>Could you explain more about Vb when increasing tube diameter to say 14"? Also could you explain what SoS is?

=====

CSA for a tube = (dia.^2*pi)/4

Vb = volume of box, or pipe in this case, so assuming dims in inches: (CSA*length)/1728 = ft^3

SoS = speed of sound. It books along at ~1130 ft/sec on average, but varies with the local pressure/temperature. Altitude per se has a negligible impact on it, so not a factor in speaker design.

=====

>I hadn't seen anything about needing an end correction before (I'm sure I've still got a lot to learn). I couldn't view the xls file. Lastly, could you explain what comb filtering is with regard to audio? I had only heard of it in televisions.

====

You haven't been reading the right docs. ;) Do a search on pipe harmonics, it should bring up some
that elaborate on the finer details of pipe action/design.

Why not? Even if you have a Mac, won't Open Office or some emulator allow you to view/use an Excel spreadsheet?

Comb filtering is where the same frequencies from multiple sources, but offset in time (space), add/subtract to create a jagged summed response.

====

>Hey, I just had a brainstorm. How far apart can the driver and the open end be before comb filtering takes place? Better yet, how close together can the driver and open end be before problems occour?

====

There's always going to be comb filtering, but it can be minimized by placing the multiple sources as close together as practical.

====

>Can they be side by side? How about downward firing? I've seen ported home theater woofers where the port and the driver are both down-firing. What about a down-firing TL where both the open end and driver are facing the floor? Will 'floor gain' occour?

====

This driver is way too compliant for bottom firing. The calc'd sag is 5.63 mm, almost its Xmax! For max boundary gain, terminate ~at the floor in a perpendicular plane. Of course the TL's terminus can be floor loaded either way though.

====

>Is it even desirable? I've got a carpeted floor.

====

IMO it is. The way I look at it, there's no such thing as too much acoustic efficiency since it lowers the amp power required/distortion. IOW I'd rather EQ it down than boost it up to make it ~flat in-room. I recommend using spikes to anchor it to the floor rather than just sitting on the carpet.

====

>I could fit two of these in the listening room without too much trouble. If necessary, the driver/open end could even be rotated up so as to aim at the ceiling if that would provide better SQ.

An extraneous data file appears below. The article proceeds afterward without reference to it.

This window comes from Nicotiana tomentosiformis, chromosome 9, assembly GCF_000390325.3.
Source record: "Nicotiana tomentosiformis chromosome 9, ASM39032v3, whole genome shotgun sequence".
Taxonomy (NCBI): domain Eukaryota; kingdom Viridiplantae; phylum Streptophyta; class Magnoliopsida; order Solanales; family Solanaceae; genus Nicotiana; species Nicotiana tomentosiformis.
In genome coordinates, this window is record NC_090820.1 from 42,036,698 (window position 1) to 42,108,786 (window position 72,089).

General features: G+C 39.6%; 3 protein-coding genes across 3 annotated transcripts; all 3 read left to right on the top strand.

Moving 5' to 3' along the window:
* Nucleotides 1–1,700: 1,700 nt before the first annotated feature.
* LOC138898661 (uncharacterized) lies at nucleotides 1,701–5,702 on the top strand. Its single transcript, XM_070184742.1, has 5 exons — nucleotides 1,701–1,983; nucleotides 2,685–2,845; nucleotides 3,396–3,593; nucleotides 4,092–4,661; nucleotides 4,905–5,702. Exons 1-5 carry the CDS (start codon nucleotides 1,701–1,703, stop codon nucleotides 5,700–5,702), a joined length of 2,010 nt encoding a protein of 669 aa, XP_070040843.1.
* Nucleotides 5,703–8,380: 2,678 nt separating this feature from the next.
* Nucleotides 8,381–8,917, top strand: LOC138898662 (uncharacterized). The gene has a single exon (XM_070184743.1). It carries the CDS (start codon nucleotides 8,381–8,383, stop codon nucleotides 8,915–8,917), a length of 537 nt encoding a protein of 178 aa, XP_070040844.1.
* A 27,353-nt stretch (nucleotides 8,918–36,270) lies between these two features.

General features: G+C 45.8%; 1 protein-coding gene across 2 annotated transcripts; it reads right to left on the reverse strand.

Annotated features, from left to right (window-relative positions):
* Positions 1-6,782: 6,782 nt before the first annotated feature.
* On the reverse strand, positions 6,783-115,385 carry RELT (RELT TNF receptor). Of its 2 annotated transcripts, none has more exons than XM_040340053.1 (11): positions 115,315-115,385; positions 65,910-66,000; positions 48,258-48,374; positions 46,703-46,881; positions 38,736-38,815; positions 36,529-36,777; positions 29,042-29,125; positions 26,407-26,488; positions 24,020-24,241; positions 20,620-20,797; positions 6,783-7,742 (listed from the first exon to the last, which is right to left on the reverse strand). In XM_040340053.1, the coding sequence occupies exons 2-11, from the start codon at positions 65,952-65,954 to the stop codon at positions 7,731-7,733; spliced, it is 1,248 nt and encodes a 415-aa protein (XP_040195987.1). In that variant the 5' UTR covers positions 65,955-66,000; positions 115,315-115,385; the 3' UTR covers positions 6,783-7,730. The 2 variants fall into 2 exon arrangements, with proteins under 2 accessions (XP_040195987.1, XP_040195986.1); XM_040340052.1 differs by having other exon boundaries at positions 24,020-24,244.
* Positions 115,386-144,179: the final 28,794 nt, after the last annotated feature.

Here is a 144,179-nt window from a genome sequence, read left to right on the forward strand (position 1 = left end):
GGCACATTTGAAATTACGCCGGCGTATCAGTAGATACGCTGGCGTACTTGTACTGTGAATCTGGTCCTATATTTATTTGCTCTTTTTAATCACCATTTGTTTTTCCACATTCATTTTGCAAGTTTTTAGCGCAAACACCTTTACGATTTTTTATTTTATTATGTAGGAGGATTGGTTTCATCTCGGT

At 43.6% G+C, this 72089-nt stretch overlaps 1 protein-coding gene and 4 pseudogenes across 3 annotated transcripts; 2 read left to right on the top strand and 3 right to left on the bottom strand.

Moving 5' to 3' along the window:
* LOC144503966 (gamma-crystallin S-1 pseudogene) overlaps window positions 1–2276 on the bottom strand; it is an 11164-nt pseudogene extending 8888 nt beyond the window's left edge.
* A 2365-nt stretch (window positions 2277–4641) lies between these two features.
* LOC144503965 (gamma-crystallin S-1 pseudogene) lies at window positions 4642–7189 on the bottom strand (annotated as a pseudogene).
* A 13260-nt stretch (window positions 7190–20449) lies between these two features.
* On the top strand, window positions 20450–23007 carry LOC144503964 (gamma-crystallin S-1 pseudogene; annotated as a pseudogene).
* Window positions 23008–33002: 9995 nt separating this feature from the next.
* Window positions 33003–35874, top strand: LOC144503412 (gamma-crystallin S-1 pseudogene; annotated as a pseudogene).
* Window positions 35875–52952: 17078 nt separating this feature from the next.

====

While there's some advantages to using 'stereo' subs, there's something to be said for using dual drivers in a bipolar push-pull layout to cancel out their rocking motions/any non-linear excursion distortion WRT build simplicity/SQ, so I prefer the latter since these have enough excursion to make them an issue.

Since ceilings tend to be acoustically 'weaker' than a floor unless only the exterior roof is on the other side, I recommend floor loading.

GM
 
Thanks for taking some time to answer my questions. I appreciate the effort.
You're welcome! A 'golden oldie! I thought those specs looked familiar! I designed/built quite a few different designs using them, though most were a tower design (now AKA ML-TL).
So they can indeed be used in a TL. That's great to know because I wasn't sure if anyone had ever attempted a TL with these oldie-but-goodies.
No, and in some cases a good trade-off between size/performance is to tune it to as high as ~(SQRT(2)*Fs), or ~29-30 Hz with this driver. This driver's Fs is low enough to use the higher tuning since room gain will boost it down low and the higher tuning will increase its midbass efficiency, a win-win alignment.
This is extremely interesting. Hmm, speaking of midbass, I currently have too much midbass from an Obcon enclosure with two Sony tens (vintage 1992) in it (driver specs available upon request) that has a Qtc of around 1 or so with aproximately 1.269 ft³ volume. According to an internet sealed encloser calculator, my drivers want a 1.9 ft³ enclosure. I added a pillow and that helped quite a bit. It has a few dips in frequency response as observed with sine wave sweeps, but it falls flat on its face below 35Hz. The typical bass boost from 70 to about 120 is still there, as is common in most consumer bass products, so I'd like to avoid a repeat if possible on the TL. Incidentally, my bro has a KLH floor sub for home theater and its published frequency response is 40-180Hz. It has a single front firing 10" and a rear firing port. It has very similar performance to the Obcon box. Surprisingly so (it can get louder and has a smoother curve, but falls flat right around 35Hz as well). Heh, that KLH is supposed to be a subwoofer? Dubious. I supose it's ok for non critical listening, as I suspect most consumer bass products are, but it is a bit too slow, muddy, and port noise can be heard etc. This is the sort of thing I want to avoid and why I chose to start learning about transmission lines. I want the effortless, clean bass everyone is always talking about. I prefer SQ over SPL and will do whatever it takes, within my limited budget, to get it.